I'm trying to devise a planet where the atmosphere can sustainably combust in certain conditions. However, this planet must be able to support human life when the atmosphere is not undergoing a combustion reaction. Another assumption is that the inhabitants have the technological capability or other means to survive on this planet whether the atmosphere is combusting or not.

From chemistry courses of old, I know that a combustion reaction has the general form $C_xH_y + O_2 \longrightarrow CO_2 + H_2O$. So for this planet to be able to continually combust while sustaining atmosphere it must either produce or be supplied more reactants (hydrocarbons). This is where human society could possibly contribute to this scenario by producing gases such as carbon monoxide.

Additional research has yielded that a gas such as carbon monoxide has an auto-ignition temperature of 609 degrees Celsius. The only idea I had for the atmospheric temperature being raised this high temporarily is that the planet passes very close to its sun at a certain point in its orbit. I was hoping this would be a valid situation for creating temporary firestorms.

To summarize, what are feasible conditions to create atmospheric combustion, and what scientific holes can be poked in this hypothetical situation?

  • $\begingroup$ Lightning would be hot enough to ignite the atmosphere. $\endgroup$
    – Plutoro
    Mar 17, 2016 at 4:25
  • $\begingroup$ But would the atmospheric content actually allow for lightning, clouds, rain and the like? I'm not sure. Great point though. $\endgroup$ Mar 17, 2016 at 4:27
  • 1
    $\begingroup$ Maybe. I don't know enough about chemistry/climatology to answer your primary question, but lightning seems like a more reasonable solution than the sun occasionally superheating the atmosphere. Also, volcanic eruption could work. Volcanic eruptions can also cause lightning, for that matter. $\endgroup$
    – Plutoro
    Mar 17, 2016 at 4:30
  • $\begingroup$ I really like the volcano idea as it adds to the overarching theme of fiery unhappiness for the occupants. $\endgroup$ Mar 17, 2016 at 4:39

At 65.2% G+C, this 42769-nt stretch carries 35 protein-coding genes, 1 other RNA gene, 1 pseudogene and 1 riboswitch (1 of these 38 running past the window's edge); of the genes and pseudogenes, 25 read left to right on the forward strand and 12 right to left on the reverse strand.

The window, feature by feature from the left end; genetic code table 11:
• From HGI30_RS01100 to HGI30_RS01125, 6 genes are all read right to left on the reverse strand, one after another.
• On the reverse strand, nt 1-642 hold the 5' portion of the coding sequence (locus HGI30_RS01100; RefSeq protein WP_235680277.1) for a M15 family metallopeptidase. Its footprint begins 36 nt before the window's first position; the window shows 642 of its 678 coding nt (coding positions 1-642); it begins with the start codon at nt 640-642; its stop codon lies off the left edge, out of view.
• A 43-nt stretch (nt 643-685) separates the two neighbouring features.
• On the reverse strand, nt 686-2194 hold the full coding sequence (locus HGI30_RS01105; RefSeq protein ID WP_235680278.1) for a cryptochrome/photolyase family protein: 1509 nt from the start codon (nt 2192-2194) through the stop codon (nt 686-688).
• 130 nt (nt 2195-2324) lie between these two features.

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    $\begingroup$ Considering that natural methane emissions do catch fire, and in at least one case (Nt. Chimera or Yanartaş, in Turkey) have been burning since Classical times, I'd say a flammable atmosphere is impossible. If lightning doesn't ignite it, what about volcanos? $\endgroup$
    – jamesqf
    Mar 17, 2016 at 4:42

3 Answers 3


The Main Problem

Let's get a few things clear first. The first being that an atmosphere which goes into flames by itself (as in, the fuel gas and oxygen are both present in large amounts in the atmosphere itself) would make the planet inhospitable for humans.

Why? Because atmosphere is a huge thing and you would need gases in huge amounts to send the whole atmosphere burning. Take for example, the case of methane combustion:

CH$_4$ + 2O$_2$ =======> CO$_2$ + 2H$_2$O ($\Delta$H = −891 kJ/mol)

One mole of methane is 16 grams of it. And ... if you let methane gas collect in a house and then combust ... enter image description here

Now if you had methane in large enough amounts in the atmosphere to send the whole atmosphere burning ... hell is the first word that comes to mind. And forget Mercury, Venus ... that burning planet would be a horror to look at from a distance, let alone being hapless enough to be there.

First option

One possibility for your required scenario could be that some portions of atmosphere go on burning while others stay unburnt. You could theoretically have such a scenario but it is practically impossible, thanks to winds. Although methane is much lighter than air (16 grams per mole versus ~29.5 grams per mole), it takes much time to rise above the atmosphere. Which means that if you have methane gas in such large amounts to make a layer in the upper regions of the atmosphere, it will go on a catastrophic explosion before reaching there (thanks to static electricity and lightning bolts).

You can have regional combustion reactions on a planet where a gas is naturally released into the atmosphere and in the lack of winds temporarily collects in a place before burning off in a huge explosion. We are talking about confined explosions here. Take for example the scenario at Door To Hell (Turkmenistan)

enter image description here

Basically it was a site for natural gas mining. But the setup collapsed into the ground and the folks set the crater on fire to prevent the leak of methane into atmosphere. That was done in 1971 and ... the methane supply has not stopped leaking yet and the place is still on fire after 45 years.